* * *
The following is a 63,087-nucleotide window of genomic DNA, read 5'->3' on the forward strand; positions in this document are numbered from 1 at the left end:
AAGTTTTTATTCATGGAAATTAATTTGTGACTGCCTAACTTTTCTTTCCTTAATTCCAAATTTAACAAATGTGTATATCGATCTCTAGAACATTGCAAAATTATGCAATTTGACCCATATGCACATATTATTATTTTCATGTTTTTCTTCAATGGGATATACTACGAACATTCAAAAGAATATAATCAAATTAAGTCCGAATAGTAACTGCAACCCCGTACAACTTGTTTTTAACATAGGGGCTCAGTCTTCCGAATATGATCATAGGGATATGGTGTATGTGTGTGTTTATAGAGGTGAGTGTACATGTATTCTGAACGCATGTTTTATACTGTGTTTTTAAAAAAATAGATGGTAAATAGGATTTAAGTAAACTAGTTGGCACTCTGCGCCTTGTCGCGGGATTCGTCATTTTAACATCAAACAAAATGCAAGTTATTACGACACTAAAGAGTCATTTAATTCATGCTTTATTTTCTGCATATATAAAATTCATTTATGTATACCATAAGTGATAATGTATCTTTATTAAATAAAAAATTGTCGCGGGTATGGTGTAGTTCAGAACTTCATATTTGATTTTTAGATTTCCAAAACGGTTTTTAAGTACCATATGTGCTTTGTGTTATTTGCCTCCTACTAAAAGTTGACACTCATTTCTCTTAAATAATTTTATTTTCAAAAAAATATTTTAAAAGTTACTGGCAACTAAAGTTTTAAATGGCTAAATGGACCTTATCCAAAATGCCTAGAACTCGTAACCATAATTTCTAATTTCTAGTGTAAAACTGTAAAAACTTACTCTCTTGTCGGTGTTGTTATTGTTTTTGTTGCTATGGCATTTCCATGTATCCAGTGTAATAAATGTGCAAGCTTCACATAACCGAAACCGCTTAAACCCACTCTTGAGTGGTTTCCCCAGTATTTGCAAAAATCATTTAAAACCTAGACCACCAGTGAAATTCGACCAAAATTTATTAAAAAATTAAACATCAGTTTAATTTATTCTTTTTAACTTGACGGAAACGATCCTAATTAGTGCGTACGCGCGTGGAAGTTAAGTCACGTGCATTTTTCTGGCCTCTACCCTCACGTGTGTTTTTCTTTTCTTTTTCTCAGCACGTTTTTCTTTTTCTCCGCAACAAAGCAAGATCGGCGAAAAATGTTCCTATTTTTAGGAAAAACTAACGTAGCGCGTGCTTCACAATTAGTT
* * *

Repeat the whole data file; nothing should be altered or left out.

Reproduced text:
The following is a 63,087-nucleotide window of genomic DNA, read 5'->3' on the forward strand; positions in this document are numbered from 1 at the left end:
AAGTTTTTATTCATGGAAATTAATTTGTGACTGCCTAACTTTTCTTTCCTTAATTCCAAATTTAACAAATGTGTATATCGATCTCTAGAACATTGCAAAATTATGCAATTTGACCCATATGCACATATTATTATTTTCATGTTTTTCTTCAATGGGATATACTACGAACATTCAAAAGAATATAATCAAATTAAGTCCGAATAGTAACTGCAACCCCGTACAACTTGTTTTTAACATAGGGGCTCAGTCTTCCGAATATGATCATAGGGATATGGTGTATGTGTGTGTTTATAGAGGTGAGTGTACATGTATTCTGAACGCATGTTTTATACTGTGTTTTTAAAAAAATAGATGGTAAATAGGATTTAAGTAAACTAGTTGGCACTCTGCGCCTTGTCGCGGGATTCGTCATTTTAACATCAAACAAAATGCAAGTTATTACGACACTAAAGAGTCATTTAATTCATGCTTTATTTTCTGCATATATAAAATTCATTTATGTATACCATAAGTGATAATGTATCTTTATTAAATAAAAAATTGTCGCGGGTATGGTGTAGTTCAGAACTTCATATTTGATTTTTAGATTTCCAAAACGGTTTTTAAGTACCATATGTGCTTTGTGTTATTTGCCTCCTACTAAAAGTTGACACTCATTTCTCTTAAATAATTTTATTTTCAAAAAAATATTTTAAAAGTTACTGGCAACTAAAGTTTTAAATGGCTAAATGGACCTTATCCAAAATGCCTAGAACTCGTAACCATAATTTCTAATTTCTAGTGTAAAACTGTAAAAACTTACTCTCTTGTCGGTGTTGTTATTGTTTTTGTTGCTATGGCATTTCCATGTATCCAGTGTAATAAATGTGCAAGCTTCACATAACCGAAACCGCTTAAACCCACTCTTGAGTGGTTTCCCCAGTATTTGCAAAAATCATTTAAAACCTAGACCACCAGTGAAATTCGACCAAAATTTATTAAAAAATTAAACATCAGTTTAATTTATTCTTTTTAACTTGACGGAAACGATCCTAATTAGTGCGTACGCGCGTGGAAGTTAAGTCACGTGCATTTTTCTGGCCTCTACCCTCACGTGTGTTTTTCTTTTCTTTTTCTCAGCACGTTTTTCTTTTTCTCCGCAACAAAGCAAGATCGGCGAAAAATGTTCCTATTTTTAGGAAAAACTAACGTAGCGCGTGCTTCACAATTAGTT